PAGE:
You know that thing of when you buy a big cookie and put it in a safe place in your pantry to enjoy at a later date, and then on said later date you go home, can’t find the cookie, yell at your roommate/your cat/your mom/your neighbors/everyone about how awful it is that they stole your cookie, only to have them calmly explain to you that, Sara, you ate the cookie yesterday? Well, that’s basically what just happened to Lena Dunham, except instead of a case of a missing cookie, it was a case of mistaken Photoshop. And yes, I do feel good about that analogy.
Yesterday, Dunham found a 2013 photo of hers on the cover of Spanish magazine Tentaciones, and something just felt off to her in the “this literally doesn’t look like me” department. In response, she took a photo of the cover and posted it to Instagram:
She accompanied the photo with the following (admittedly very calm) caption:
“Oh hello El Pais! I am genuinely honored to be on your cover and so happy you licensed a pic by @ruvenafanador, who always makes me feel gorgeous. BUT this is NOT what my body has ever looked like or will ever look like- the magazine has dome more than the average photoshop [sic]. So if you’re into what I do, why not be honest with your readers? Much love, Lena.”
I absolutely love it when people call out publications and advertising agencies for Photoshopping their bodies beyond recognition. It’s happened countless times before and will like happen countless times again, and when celebrities like Dunham and Zendaya take a stand against it, the more likely it is that we’ll reach some future agreement to, well, never disrespect a woman’s natural figure like this again.
But the awkward thing is, no one Photoshopped this photo. Tentaciones published an open letter in response to Dunham’s criticism, which, while written in Spanish, effectively explains that the perceived “Photoshop” is actually just a result of their cropping the original photo mid-thigh. Cue the painfully awkward silence.
But, ever the classy lady, rather than removing her initial critique of what she thought was a case of inappropriate Photoshop, she read the letter and posted an apology of her own, along with the original photo in full:
“Hey Tentaciones- thank you for sending the uncropped image (note to the confused: not unretouched, uncropped!) and for being so good natured about my request for accuracy. I understand that a whole bunch of people approved this photo before it got to you- and why wouldn’t they? I look great. But it’s a weird feeling to see a photo and not know if it’s your own body anymore (and I’m pretty sure that will never be my thigh width but I honestly can’t tell what’s been slimmed and what hasn’t.) I’m not blaming anyone (y’know, except society at large.) I have a long and complicated history with retouching. I wanna live in this wild world and play the game and get my work seen, and I also want to be honest about who I am and what I stand for. Maybe it’s turning 30. Maybe it’s seeing my candidate of choice get bashed as much for having a normal woman’s body as she is for her policies. Maybe it’s getting sick and realizing ALL that matters is that this body work, not that it be milky white and slim. But I want something different now. Thanks for helping me figure that out and sorry to make you the problem, you cool Spanish magazine you. Time to get to the bottom of this in a bigger way. Time to walk the talk. With endless love, Lena PS I’d love the Tentaciones subscription I was offered.”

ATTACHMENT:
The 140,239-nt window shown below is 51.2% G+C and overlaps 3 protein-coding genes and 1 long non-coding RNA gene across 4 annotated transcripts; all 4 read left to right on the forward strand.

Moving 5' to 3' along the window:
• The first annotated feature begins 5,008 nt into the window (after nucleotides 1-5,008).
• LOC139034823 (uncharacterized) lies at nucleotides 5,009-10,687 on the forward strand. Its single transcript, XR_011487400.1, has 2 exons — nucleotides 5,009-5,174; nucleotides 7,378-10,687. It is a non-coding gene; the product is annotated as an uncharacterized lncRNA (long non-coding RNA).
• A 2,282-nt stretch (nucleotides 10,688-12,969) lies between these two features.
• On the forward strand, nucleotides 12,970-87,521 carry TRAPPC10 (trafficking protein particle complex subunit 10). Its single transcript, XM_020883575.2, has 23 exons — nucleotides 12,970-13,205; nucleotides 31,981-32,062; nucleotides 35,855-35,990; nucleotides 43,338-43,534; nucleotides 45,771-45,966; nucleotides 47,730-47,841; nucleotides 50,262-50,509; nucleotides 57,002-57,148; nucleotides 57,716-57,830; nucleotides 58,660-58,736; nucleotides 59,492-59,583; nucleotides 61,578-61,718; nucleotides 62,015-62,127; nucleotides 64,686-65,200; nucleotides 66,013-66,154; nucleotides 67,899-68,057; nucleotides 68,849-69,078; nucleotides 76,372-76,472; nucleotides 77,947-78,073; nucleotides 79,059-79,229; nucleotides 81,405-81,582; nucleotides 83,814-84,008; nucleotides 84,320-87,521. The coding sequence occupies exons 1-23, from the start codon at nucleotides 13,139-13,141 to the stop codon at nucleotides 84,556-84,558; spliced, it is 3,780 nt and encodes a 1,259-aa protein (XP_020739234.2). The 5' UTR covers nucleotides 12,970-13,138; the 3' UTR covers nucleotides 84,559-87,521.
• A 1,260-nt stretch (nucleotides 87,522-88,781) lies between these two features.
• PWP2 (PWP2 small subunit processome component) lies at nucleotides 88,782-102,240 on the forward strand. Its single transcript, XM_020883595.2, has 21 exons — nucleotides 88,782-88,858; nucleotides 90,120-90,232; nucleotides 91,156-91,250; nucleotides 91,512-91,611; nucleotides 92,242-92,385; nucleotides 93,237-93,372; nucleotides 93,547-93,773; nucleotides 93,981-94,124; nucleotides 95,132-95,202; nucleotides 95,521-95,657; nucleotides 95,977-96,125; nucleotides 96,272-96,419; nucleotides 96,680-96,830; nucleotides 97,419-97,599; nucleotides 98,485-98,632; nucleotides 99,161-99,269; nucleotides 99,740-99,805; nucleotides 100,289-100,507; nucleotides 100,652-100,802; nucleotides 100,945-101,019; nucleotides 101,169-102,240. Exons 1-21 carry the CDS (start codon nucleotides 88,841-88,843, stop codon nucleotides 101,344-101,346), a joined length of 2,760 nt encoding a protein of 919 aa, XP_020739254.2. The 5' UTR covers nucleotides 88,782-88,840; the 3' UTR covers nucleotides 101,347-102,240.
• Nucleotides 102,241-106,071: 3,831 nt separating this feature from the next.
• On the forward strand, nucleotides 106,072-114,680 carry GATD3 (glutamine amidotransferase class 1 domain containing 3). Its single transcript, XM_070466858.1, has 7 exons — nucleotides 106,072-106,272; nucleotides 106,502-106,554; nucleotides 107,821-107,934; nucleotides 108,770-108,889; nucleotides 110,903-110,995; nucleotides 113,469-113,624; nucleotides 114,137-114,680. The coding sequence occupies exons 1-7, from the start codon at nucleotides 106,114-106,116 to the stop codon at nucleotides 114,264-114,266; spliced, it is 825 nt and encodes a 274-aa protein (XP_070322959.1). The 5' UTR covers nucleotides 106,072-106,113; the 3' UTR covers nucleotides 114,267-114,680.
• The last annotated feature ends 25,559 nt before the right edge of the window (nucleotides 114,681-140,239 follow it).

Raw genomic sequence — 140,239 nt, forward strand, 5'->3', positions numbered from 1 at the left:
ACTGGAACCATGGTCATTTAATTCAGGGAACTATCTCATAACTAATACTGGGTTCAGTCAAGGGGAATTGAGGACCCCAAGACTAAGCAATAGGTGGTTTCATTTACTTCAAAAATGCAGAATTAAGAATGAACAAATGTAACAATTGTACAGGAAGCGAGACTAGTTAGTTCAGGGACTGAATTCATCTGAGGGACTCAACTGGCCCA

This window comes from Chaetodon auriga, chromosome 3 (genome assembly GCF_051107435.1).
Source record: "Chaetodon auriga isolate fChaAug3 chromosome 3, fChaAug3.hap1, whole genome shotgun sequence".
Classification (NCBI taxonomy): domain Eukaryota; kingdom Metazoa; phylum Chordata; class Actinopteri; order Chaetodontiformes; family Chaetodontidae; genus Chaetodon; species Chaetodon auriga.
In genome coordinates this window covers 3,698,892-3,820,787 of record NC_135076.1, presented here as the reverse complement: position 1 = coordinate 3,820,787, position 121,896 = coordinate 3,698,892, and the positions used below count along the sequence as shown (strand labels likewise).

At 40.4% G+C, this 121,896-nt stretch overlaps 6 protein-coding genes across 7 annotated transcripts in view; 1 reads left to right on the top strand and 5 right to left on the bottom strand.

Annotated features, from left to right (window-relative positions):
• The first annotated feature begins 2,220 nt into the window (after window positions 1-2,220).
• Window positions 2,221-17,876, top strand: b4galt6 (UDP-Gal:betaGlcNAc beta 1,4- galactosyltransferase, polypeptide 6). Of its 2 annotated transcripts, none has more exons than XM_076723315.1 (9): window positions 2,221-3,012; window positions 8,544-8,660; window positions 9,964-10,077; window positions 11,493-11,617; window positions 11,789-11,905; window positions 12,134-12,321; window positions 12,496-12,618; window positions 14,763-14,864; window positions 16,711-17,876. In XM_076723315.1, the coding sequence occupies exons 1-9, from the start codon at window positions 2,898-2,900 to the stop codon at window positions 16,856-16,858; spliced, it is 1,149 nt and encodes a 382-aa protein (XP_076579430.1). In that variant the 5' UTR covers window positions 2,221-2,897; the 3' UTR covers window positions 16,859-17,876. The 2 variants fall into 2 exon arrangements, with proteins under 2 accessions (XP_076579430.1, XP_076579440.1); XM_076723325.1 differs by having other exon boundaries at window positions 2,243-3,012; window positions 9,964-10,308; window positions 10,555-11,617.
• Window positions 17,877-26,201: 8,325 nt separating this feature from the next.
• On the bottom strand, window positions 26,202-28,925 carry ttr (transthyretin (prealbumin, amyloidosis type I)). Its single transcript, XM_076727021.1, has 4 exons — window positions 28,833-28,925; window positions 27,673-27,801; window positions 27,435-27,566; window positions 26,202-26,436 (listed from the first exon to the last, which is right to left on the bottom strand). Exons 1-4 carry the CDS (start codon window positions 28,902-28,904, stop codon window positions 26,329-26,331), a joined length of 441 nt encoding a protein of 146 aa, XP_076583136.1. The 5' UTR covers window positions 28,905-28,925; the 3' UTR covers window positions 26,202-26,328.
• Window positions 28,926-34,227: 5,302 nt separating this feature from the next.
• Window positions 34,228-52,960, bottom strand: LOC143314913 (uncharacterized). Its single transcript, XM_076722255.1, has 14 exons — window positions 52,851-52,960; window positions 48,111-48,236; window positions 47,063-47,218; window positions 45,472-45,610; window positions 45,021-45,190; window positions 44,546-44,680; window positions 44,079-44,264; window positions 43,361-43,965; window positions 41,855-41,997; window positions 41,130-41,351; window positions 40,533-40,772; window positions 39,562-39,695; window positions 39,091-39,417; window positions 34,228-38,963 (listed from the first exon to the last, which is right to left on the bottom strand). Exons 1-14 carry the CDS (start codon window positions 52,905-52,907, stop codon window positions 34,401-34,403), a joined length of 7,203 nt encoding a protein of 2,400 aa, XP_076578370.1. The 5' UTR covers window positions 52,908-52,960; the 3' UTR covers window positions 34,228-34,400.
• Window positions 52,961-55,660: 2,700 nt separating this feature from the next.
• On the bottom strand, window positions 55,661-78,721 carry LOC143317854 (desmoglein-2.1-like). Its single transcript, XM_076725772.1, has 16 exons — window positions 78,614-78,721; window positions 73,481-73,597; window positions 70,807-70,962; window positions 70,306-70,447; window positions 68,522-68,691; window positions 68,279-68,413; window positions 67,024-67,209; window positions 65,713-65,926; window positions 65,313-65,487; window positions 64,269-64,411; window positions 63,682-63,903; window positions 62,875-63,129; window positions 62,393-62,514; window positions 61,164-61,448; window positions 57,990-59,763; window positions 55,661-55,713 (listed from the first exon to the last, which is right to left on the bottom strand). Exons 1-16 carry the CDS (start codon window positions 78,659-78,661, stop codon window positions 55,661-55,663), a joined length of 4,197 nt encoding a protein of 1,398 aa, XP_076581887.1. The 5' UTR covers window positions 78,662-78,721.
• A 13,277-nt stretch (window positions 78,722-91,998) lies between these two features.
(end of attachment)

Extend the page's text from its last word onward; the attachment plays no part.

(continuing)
So, it seems that what Lena took to be Photoshop was just Lena’s body three years ago, and hey, who hasn’t looked at an old photo of themselves and said, “No, that’s definitely not how I look”?
The truly fucked up thing here, though, isn’t the fact that Lena thought she was Photoshopped, or that she had to sort of swallow her pride and issue a public apology mere hours after she shot out her surprisingly friendly accusation. It’s the fact that we’re so used to seeing Photoshopped images of celebrities that, rather than just look at a photo and recognize it as a body that we used to have but have no longer because that’s what happens as we age, we immediately jump to the Photoshop conclusion. It’s the reason why now, more than even, we need campaigns like #AerieREAL that remove Photoshop and retouching from the process altogether.
It’s sad that it happens so often that, frankly, crying Photoshop is more often right than it is wrong. Hopefully this uncomfortable instance will knock some sense into all the photographers and photo editors out there who exercise retouching practices regularly, and if not, at least this particular instance ended on a high note. Stay classy, Lena Dunham.